Analysis  >  Friday Briefing: The grinding battle against state failure

Contractor in Silhouette working on a Roof Top wit


The grind against state failure

As far as news weeks go, and compared to his American and British counterparts, President Cyril Ramaphosa has had a fairly easy week. There was no new corruption scandal, no leaked emails or factional fights in the ANC spilling into the public domain, and no mass protests. For the president, it was a relatively drama-free week.

Ramaphosa has had a rollercoaster of a year thus far, leaving one to wonder how he finds time to get down to the real business of rebuilding the state. Yet, the optimists would say, slowly but surely sanity is returning to government.

Last week, Ramaphosa launched a new service delivery model called Khawuleza (it means "hurry up" in isiXhosa) which promises to end the state's unproductive tendency to operate in silos. As Mpumelelo Mkhabela writes in the week's briefing, this for the first time gives South Africans a measurable indicator to assess the president's performance. 

Ferial Haffajee writes that in a speech at the congress of the SA Clothing and Textile Workers Union last week Ramaphosa also punted the idea of worker ownership in companies, which would give workers a fair share of the economic pie.

Both Khawuleza and a change in labour policy could give the economy a considerable boost and go a long way to restore the faith in government. But as Thembinkosi Gcoyi explains, meaningful change takes time. We wait with bated breath. 


Alet Janse van Rensburg

News24 opinions editor

Contractor in Silhouette working on a Roof Top wit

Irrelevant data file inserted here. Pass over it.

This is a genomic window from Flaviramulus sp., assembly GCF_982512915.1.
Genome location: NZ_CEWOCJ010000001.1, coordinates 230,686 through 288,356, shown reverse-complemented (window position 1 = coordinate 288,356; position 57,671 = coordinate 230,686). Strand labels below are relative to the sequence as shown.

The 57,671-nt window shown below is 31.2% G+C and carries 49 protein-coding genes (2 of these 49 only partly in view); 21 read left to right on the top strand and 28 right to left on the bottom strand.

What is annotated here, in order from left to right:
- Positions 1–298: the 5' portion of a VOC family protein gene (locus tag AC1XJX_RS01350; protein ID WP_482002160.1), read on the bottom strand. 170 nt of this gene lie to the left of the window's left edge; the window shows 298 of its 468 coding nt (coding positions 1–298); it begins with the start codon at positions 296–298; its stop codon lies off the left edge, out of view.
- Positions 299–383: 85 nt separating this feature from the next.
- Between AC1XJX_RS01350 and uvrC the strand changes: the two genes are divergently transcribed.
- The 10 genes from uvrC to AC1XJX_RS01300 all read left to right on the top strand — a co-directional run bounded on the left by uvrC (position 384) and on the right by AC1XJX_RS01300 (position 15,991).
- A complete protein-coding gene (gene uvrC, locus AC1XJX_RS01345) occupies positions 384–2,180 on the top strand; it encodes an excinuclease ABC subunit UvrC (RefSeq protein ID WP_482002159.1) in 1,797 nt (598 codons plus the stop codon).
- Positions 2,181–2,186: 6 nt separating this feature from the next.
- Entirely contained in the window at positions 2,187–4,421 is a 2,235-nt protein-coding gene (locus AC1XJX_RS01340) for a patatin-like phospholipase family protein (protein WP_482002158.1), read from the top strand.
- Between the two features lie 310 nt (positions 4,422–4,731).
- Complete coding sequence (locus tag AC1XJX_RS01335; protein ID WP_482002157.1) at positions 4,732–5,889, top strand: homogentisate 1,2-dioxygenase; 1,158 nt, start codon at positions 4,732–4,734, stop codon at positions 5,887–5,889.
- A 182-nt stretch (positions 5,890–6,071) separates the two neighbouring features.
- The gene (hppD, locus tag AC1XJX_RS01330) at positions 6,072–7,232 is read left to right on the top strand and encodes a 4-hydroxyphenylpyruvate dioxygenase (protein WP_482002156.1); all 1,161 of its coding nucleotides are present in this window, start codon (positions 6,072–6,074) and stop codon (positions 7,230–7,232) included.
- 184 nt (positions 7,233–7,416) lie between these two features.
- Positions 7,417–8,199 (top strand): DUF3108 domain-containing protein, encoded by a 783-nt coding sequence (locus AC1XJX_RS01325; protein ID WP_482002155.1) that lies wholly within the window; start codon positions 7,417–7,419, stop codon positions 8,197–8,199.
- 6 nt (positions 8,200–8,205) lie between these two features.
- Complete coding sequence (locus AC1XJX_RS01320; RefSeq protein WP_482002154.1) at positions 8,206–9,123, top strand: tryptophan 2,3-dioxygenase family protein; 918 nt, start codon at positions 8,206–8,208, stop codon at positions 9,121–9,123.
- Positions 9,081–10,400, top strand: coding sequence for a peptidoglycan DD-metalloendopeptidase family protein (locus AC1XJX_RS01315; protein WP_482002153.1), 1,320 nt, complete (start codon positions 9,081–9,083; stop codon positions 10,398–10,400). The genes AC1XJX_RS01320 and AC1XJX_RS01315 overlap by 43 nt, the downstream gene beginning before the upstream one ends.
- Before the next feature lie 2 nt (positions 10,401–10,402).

Can Ramaphosa's new service delivery plan get local government going again?

Mpumelelo Mkhabela

A 2009 assessment on "the state of Local Government in South Africa" made some worrying conclusions. It raised concerns about poor coordination between different spheres of government, lack of adequate skills in municipalities, poor political oversight by provinces and national governments, corruption, patronage and so on. President Cyril Ramaphosa has just launched an initiative to fix all of this.


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Contractor in Silhouette working on a Roof Top wit

The pressure of now: Meaningful change takes time

Thembinkosi Gcoyi

President Ramaphosa's task is much more difficult than managing a tough political relationship with his secretary-general and some members of the ANC's national executive committee (NEC). He must also contend with a labour union base that appears to have lost its ability to engage critically with policy discourse, preferring narrow ideological, self-interested positions rather than meaningful engagement in policy dialogue. The same can be said of the business sector, whose gaze hardly ever goes beyond the bottom-line.

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Contractor in Silhouette working on a Roof Top wit


Ramaphosa puts worker ownership of companies on the table

Ferial Haffajee

While employee share ownership schemes are touted in black empowerment laws as a more legitimate form of black economic empowerment than the crony deals that characterised the first era of BEE, they have not been successful. But the worker ownership now on the table is different – Ramaphosa has suggested a more German model of ownership where workers co-determine corporate strategy.  

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